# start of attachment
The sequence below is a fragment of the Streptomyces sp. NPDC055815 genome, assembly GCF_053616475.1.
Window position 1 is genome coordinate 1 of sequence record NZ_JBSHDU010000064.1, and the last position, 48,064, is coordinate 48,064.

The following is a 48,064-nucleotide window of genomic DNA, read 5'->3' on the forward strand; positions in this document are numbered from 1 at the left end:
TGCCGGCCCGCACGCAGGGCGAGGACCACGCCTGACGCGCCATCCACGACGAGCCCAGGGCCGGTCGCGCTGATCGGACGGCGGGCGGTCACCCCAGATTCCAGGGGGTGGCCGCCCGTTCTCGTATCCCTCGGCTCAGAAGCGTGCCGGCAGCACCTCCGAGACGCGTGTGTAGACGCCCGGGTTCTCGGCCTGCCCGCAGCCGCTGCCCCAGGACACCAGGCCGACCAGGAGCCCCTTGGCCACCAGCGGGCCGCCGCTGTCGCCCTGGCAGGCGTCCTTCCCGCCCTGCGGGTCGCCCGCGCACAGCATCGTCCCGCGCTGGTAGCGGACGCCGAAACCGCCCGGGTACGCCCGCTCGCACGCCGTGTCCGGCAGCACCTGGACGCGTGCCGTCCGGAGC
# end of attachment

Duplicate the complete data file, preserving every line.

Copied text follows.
The sequence below is a fragment of the Streptomyces sp. NPDC055815 genome, assembly GCF_053616475.1.
Window position 1 is genome coordinate 1 of sequence record NZ_JBSHDU010000064.1, and the last position, 48,064, is coordinate 48,064.

The following is a 48,064-nucleotide window of genomic DNA, read 5'->3' on the forward strand; positions in this document are numbered from 1 at the left end:
TGCCGGCCCGCACGCAGGGCGAGGACCACGCCTGACGCGCCATCCACGACGAGCCCAGGGCCGGTCGCGCTGATCGGACGGCGGGCGGTCACCCCAGATTCCAGGGGGTGGCCGCCCGTTCTCGTATCCCTCGGCTCAGAAGCGTGCCGGCAGCACCTCCGAGACGCGTGTGTAGACGCCCGGGTTCTCGGCCTGCCCGCAGCCGCTGCCCCAGGACACCAGGCCGACCAGGAGCCCCTTGGCCACCAGCGGGCCGCCGCTGTCGCCCTGGCAGGCGTCCTTCCCGCCCTGCGGGTCGCCCGCGCACAGCATCGTCCCGCGCTGGTAGCGGACGCCGAAACCGCCCGGGTACGCCCGCTCGCACGCCGTGTCCGGCAGCACCTGGACGCGTGCCGTCCGGAGC